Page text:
Saturday, April 8

Keeping in Time with Heidegger’s Dasein


Heidegger grew up in a conservative, religious rural town and in 1909 spent some time in the Jesuit order before leaving University of Freiburg.

In 1911 he switched subjects to philosophy and began teaching there in 1915.

Heidegger's philosophical interest was initially kindled when he read Brentano and Aristotle. He concluded that the wisdom of Aristotle's demands to consider the different modes of being has been lost in subsequent western philosophy.

Heidegger spent a period teaching at University of Marburg (1923–1928), but then returned to Freiburg to take up the chair vacated by Husserl on his retirement.

He dedicated to Husserl, “in friendship and admiration” Being and Time. 

He is regarded as a leading light of the 20th-century existential movement.

He sets himself in Being and Time to respond to the question ‘What is being’?

My impressions 

His style of writing is labored and introduces many new words to the reader so it’s hardly surprising there are many detractors or that some abandon any effort to comprehend his philosophy. 

But there can be little doubt his work underpinned subsequent existentialism and much of modern day thinking. 

It’s hard to argue any of his premises about being in the world and his work demonstrates a radical departure from previous philosophy to introduce the significance of our everyday existence and the futility of pretending you can view it independently as an outsider. He provides an insightful narrative into the limitations of analytical philosophy and epistemology. 

Heidegger’s status was severely tested on revelations it was found he was a member of the Nazi Party which sullied his image. 

A great deal has been written about this including rebuttals of any anti-Semitic feelings by Heidegger in his responses. All I would want to comment upon is to say I agree with those scholars who suggest it was a mistake on his part, but I note one can find no endorsement of anti-semanticist within “Being and Time”. 

Being in the World 

Heidegger introduce us to “being in the world” which defines  a new way of thinking that invites the reader to desist the propensity to idolize facts- because this is not what it is to philosophize according to Heidegger. He argues against analytical philosophies who are totally reliant on logic and facts as analogous to our reliance today on technology which is divorced from ‘being in the world’ except to the extent its interaction becomes the tools that complement existence.

Therein lies fuzziness in thinking wherein our technological dependence has estranged us from the reality of everyday living. 

It is not as if everyday objects come flying towards us but are in essence are only present or ready to hand as  we have to deal with such occurrences as is our choice in the multiplicity of everyday existence. 

The crux of his philosophy contained in his major work “Being and Time” talks about the reality that we are immersed in the world so it’s impossible to logically pretend you can view as if one is peering in from the outside. 

Science can only look at subjects and objects and their phenomena to form theories and advance empirical studies, but cannot participate in ‘being in the world as he defies it. 

There are various modes of being such as our interactions of things that are present or as envisaged as in ready to hand as he puts it, the only exception is in being until death.

Hammering home our interactions with the world. 

Heidegger initially introduces the concept of Dasein which means “Being There “. 

Heidegger’s philosophy begins with the premise we are out of context with the reality of living and thereafter his narrative talks about Dasein's (meaning us) interactions as in being in the world. That has its origins relate back to our primordial essence. Being in the world is ancient concept and Heidegger goes to great lengths to demonstrate the reality of our existence has been obscured by our minds reliance on technological developments that overlooks the reality of Dasein’s ‘Being in the World’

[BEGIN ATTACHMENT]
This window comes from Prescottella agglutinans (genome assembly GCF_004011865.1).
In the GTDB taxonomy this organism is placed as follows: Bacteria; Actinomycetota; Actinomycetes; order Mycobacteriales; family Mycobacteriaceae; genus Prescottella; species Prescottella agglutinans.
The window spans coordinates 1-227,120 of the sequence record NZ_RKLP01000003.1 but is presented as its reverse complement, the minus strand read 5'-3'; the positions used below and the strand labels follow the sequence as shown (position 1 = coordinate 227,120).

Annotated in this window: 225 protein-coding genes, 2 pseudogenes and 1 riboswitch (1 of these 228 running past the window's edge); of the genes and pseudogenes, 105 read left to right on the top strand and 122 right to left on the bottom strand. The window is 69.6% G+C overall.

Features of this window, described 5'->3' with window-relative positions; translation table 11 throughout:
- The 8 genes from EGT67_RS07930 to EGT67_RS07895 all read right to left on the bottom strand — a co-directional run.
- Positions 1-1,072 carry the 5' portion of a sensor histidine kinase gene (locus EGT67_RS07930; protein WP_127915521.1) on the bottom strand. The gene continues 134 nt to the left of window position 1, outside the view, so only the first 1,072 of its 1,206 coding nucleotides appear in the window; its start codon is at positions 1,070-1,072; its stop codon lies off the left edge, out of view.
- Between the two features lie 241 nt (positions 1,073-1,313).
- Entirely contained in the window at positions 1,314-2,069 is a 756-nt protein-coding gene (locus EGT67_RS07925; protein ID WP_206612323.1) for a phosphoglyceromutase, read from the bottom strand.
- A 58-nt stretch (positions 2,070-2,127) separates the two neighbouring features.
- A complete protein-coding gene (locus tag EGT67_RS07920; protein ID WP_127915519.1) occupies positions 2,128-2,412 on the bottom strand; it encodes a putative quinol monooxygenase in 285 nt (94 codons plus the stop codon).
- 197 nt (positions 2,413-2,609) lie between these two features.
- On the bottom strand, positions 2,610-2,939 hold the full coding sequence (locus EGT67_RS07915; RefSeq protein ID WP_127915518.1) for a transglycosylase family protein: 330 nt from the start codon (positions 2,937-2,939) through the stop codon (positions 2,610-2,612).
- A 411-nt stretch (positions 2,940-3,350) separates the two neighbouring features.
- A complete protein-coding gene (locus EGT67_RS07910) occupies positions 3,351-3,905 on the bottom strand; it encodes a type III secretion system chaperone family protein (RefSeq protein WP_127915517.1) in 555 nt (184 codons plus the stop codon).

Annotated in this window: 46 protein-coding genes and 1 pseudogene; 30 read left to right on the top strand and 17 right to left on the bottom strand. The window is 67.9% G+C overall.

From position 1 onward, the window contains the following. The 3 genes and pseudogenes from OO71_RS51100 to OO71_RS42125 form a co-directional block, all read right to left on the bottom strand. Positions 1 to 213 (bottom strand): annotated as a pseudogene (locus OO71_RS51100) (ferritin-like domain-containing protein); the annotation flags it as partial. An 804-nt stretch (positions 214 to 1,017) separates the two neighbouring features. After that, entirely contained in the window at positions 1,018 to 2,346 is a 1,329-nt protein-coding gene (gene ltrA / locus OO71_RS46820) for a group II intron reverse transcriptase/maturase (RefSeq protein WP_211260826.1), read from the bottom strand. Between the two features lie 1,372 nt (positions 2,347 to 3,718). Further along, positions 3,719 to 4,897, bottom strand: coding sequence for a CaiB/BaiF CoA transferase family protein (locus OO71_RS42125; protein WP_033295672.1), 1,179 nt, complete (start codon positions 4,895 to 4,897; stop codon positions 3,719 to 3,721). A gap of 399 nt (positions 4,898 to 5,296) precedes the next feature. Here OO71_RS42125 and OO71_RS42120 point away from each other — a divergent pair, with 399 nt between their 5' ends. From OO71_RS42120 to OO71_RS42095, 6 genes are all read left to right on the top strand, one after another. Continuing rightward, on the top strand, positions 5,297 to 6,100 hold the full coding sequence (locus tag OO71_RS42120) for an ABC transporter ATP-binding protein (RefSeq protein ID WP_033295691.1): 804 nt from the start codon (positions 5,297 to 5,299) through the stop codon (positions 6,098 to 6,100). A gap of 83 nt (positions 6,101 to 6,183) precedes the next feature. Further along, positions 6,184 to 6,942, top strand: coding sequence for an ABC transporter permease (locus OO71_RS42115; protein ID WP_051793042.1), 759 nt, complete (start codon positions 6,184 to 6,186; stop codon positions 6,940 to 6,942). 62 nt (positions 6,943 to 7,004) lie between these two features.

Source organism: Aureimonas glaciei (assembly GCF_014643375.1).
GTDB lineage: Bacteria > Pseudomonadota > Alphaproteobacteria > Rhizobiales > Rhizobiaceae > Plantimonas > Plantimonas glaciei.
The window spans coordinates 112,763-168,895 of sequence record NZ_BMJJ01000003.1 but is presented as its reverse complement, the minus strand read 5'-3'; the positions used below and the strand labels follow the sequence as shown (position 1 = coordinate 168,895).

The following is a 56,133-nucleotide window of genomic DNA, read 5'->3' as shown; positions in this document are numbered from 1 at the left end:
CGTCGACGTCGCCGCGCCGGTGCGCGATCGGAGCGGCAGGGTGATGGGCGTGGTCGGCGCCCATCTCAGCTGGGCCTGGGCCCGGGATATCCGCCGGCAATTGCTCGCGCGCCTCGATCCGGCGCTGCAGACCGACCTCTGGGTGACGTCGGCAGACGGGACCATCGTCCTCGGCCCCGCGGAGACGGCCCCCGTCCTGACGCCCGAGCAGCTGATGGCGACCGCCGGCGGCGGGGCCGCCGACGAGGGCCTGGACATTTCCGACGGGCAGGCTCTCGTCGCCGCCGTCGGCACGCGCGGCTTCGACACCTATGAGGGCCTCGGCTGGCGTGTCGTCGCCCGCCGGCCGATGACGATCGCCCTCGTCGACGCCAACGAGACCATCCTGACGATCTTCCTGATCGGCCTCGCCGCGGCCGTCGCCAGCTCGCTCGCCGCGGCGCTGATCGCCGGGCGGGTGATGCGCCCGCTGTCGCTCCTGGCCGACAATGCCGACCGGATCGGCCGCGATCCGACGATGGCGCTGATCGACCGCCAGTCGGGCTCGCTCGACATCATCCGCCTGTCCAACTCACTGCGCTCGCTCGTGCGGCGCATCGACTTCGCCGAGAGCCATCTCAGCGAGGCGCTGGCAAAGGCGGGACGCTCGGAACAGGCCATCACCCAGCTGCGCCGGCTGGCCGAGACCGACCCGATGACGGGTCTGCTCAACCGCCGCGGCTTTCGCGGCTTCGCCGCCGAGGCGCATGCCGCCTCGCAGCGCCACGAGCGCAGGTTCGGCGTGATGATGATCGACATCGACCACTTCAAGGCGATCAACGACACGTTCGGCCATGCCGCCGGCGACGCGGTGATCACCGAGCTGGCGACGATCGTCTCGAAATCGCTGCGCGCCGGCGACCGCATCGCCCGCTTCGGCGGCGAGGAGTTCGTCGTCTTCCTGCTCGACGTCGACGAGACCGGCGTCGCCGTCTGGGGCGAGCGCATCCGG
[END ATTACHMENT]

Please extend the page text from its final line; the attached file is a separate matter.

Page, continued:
Heidegger introduces the reader to many practical examples and none more so than of the tradesman’s use of his “Hammer”

What Heidegger explains is the propensity to just look at a hammer as an object which he describes as “present to hand” as in being in the world rather than be associated with its related uses involving nails into wood, construction, homes and so forth. The term he uses for this mode of being is “ready to hand”. 

The same principles apply in our interactions with others that are hammered home so to speak by prior conceptions.  

Shining a light on his philosophy 

The aim then of Heidegger’s philosophy is then to encourage a realization of authentic being in the world that is supportive of introspection and meditation in keeping with the essence of our primordial beginnings 

The very act of thinking deeply in itself according to Heidegger is to take a step in the right direction towards an authentic way of being and existence, 

His philosophy invites questions in relation to the idea of being in the world and the nature of creation itself as he posits our essence relates back to a primordial beginning. 


A useful analogy was provided in the Philosophy Now Issue 125 By Andrew Royle 2018. He is a drama therapist, working with the bereaved, in private practice in London


Let us remain with our workman in his workshop, and now imagine that the workman reaches out for a hammer and finds instead an empty space. In now looking for his hammer, the workman starts to notice his workshop, which has been there, surrounding him, all the time. He casts an eye over the shelves, seeing dust; he spies a cracked window; becomes aware of a spider moving across the ceiling; he notices the detritus of uncompleted tasks and worries about deadlines. Heidegger says, in this ‘looking around’, the referential context of Being is ‘lit up’ (p.74). By virtue of the space of the missing hammer it’s as if a light switches on and Dasein sees the world that has been there all along.